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Organizational Behavior and Human Decision Processes 93 (2004) 47–61
ManagersÕ theories of subordinates: A cross-cultural examination
of manager perceptions of motivation and appraisal of performanceq
Sanford E. DeVoe and Sheena S. Iyengar*
Columbia Business School, 3022 Broadway, Uris Hall, Rm 714, New York, NY 10027-6902, USA
The present study sought to examine the relationship between managersÕ perceptions of employee motivation and performance
appraisal by surveying managers and employees in three distinct cultural regions (North America, Asia, and Latin America)
within a single global organization. Three distinct cultural patterns emerged in the theories managersÕ held about their subordinates. While North American managers perceived their employees as being more extrinsically than intrinsically motivated,
perceptions of intrinsic motivation proved to be a more robust predictor of performance appraisal. Asian managers exhibited a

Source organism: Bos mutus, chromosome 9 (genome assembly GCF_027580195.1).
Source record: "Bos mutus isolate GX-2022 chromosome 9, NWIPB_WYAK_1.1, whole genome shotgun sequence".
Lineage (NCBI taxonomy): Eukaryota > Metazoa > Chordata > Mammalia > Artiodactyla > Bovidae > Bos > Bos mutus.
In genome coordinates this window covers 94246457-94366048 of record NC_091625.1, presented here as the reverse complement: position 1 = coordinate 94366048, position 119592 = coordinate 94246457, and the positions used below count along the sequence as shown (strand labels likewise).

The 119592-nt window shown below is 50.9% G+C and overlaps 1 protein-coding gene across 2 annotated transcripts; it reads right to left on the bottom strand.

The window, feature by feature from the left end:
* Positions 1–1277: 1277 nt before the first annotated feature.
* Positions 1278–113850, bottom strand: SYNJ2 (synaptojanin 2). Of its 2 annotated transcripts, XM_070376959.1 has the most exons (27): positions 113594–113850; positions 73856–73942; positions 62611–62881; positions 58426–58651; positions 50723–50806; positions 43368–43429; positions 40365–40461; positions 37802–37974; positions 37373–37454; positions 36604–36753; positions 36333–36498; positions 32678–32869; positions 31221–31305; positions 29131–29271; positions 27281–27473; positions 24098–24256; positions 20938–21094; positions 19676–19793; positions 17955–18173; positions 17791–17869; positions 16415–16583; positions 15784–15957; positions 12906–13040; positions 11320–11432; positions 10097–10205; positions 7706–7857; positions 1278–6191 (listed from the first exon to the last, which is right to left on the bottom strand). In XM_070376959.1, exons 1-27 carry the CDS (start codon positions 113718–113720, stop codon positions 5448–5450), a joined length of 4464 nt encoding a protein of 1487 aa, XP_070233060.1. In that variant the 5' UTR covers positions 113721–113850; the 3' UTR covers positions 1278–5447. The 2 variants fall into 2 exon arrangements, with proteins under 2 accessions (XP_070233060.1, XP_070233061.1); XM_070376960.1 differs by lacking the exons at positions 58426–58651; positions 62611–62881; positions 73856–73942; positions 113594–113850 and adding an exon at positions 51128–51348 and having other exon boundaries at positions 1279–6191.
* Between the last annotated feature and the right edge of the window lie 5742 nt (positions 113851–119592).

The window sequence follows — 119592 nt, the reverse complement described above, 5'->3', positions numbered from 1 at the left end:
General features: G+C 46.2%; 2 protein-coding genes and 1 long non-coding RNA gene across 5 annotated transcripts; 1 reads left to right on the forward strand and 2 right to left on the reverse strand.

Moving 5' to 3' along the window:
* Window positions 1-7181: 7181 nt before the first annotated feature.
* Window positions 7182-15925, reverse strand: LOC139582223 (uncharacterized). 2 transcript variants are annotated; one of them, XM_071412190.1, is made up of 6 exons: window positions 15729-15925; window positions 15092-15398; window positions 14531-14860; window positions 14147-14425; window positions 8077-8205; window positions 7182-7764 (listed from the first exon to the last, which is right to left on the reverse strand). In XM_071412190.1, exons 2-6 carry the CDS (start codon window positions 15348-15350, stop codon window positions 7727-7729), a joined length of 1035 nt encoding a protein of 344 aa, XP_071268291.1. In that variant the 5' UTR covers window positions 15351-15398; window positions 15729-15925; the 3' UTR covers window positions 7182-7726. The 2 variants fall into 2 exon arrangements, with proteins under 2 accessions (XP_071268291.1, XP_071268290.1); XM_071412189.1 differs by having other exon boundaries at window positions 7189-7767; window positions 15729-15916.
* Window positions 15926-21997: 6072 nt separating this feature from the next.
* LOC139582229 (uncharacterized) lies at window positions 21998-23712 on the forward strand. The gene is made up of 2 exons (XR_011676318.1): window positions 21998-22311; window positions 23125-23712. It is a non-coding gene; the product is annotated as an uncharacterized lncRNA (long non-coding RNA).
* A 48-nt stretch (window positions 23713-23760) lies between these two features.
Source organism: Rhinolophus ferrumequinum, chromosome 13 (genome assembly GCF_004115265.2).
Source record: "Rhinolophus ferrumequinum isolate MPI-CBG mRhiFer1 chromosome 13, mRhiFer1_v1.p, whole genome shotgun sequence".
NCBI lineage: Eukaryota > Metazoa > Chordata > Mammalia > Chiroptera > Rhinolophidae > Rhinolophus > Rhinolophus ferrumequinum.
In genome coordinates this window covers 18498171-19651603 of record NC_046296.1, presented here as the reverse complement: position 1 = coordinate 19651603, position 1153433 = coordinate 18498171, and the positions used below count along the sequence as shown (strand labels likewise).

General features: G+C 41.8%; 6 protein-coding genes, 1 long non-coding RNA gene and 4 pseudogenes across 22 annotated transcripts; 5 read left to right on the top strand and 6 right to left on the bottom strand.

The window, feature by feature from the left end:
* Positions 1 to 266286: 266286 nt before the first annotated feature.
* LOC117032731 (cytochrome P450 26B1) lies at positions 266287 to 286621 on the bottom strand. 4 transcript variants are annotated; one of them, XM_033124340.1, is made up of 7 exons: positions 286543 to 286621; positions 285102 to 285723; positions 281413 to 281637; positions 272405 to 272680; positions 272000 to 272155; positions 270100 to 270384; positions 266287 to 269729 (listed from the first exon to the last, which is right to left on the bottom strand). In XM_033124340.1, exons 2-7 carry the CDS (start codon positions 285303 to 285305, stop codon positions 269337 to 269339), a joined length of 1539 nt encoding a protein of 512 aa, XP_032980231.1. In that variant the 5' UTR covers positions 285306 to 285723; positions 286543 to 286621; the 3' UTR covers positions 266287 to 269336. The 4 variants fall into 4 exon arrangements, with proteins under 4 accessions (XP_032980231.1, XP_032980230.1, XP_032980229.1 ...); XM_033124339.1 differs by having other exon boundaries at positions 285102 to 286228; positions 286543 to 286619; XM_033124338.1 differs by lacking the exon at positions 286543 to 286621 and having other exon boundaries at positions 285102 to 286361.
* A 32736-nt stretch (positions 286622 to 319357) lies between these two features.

holistic tendency in that they perceived their subordinates as equally motivated by intrinsic and extrinsic factors, and their
perceptions of both motivations proved to be comparable predictors of performance appraisal. Latin American managers perceived their employees as being more intrinsically than extrinsically motivated, and accordingly, only their perceptions of intrinsic
motivation proved to be signiﬁcantly correlated with performance appraisal. In contrast to the cultural variations exhibited in
manager perceptions, employees consistently reported themselves as being more motivated by intrinsic than extrinsic incentives.
Explanations for the distinct cultural patterns that emerged and their implications for the study of culture and organizational
behavior are discussed.
Ó 2003 Elsevier Inc. All rights reserved.
Keywords: Culture; Extrinsic/intrinsic motivation; Holism; Performance appraisal; Person...
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